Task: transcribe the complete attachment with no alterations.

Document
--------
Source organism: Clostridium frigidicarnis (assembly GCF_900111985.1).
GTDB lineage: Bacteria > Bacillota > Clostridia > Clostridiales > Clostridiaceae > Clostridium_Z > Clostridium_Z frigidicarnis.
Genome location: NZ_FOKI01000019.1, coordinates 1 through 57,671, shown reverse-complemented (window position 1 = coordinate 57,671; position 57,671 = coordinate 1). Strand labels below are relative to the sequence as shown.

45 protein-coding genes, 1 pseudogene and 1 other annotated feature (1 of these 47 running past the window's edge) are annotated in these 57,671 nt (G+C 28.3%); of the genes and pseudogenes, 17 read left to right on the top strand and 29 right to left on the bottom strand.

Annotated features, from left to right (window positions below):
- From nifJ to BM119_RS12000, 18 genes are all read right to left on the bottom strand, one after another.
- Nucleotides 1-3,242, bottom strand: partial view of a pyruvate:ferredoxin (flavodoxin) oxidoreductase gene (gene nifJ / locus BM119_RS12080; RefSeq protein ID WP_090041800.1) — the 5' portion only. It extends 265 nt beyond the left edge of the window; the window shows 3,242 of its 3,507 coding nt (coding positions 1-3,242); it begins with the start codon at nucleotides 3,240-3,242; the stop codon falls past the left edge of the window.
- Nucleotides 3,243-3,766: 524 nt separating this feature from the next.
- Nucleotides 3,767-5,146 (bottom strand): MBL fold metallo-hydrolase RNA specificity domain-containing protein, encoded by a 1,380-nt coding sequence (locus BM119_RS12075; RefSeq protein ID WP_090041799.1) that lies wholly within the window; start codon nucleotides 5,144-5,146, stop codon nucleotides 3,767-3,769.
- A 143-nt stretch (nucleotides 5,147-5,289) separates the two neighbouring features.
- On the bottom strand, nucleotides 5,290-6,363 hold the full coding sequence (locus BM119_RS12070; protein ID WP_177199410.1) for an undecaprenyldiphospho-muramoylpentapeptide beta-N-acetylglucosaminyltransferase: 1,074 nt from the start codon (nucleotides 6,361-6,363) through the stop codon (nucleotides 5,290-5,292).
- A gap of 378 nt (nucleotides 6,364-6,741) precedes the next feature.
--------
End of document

Source organism: Clostridium frigidicarnis (assembly GCF_900111985.1).
GTDB lineage: Bacteria > Bacillota > Clostridia > Clostridiales > Clostridiaceae > Clostridium_Z > Clostridium_Z frigidicarnis.
Genome location: NZ_FOKI01000019.1, coordinates 1 through 57,671, shown reverse-complemented (window position 1 = coordinate 57,671; position 57,671 = coordinate 1). Strand labels below are relative to the sequence as shown.

45 protein-coding genes, 1 pseudogene and 1 other annotated feature (1 of these 47 running past the window's edge) are annotated in these 57,671 nt (G+C 28.3%); of the genes and pseudogenes, 17 read left to right on the top strand and 29 right to left on the bottom strand.

Annotated features, from left to right (window positions below):
- From nifJ to BM119_RS12000, 18 genes are all read right to left on the bottom strand, one after another.
- Nucleotides 1-3,242, bottom strand: partial view of a pyruvate:ferredoxin (flavodoxin) oxidoreductase gene (gene nifJ / locus BM119_RS12080; RefSeq protein ID WP_090041800.1) — the 5' portion only. It extends 265 nt beyond the left edge of the window; the window shows 3,242 of its 3,507 coding nt (coding positions 1-3,242); it begins with the start codon at nucleotides 3,240-3,242; the stop codon falls past the left edge of the window.
- Nucleotides 3,243-3,766: 524 nt separating this feature from the next.
- Nucleotides 3,767-5,146 (bottom strand): MBL fold metallo-hydrolase RNA specificity domain-containing protein, encoded by a 1,380-nt coding sequence (locus BM119_RS12075; RefSeq protein ID WP_090041799.1) that lies wholly within the window; start codon nucleotides 5,144-5,146, stop codon nucleotides 3,767-3,769.
- A 143-nt stretch (nucleotides 5,147-5,289) separates the two neighbouring features.
- On the bottom strand, nucleotides 5,290-6,363 hold the full coding sequence (locus BM119_RS12070; protein ID WP_177199410.1) for an undecaprenyldiphospho-muramoylpentapeptide beta-N-acetylglucosaminyltransferase: 1,074 nt from the start codon (nucleotides 6,361-6,363) through the stop codon (nucleotides 5,290-5,292).
- A gap of 378 nt (nucleotides 6,364-6,741) precedes the next feature.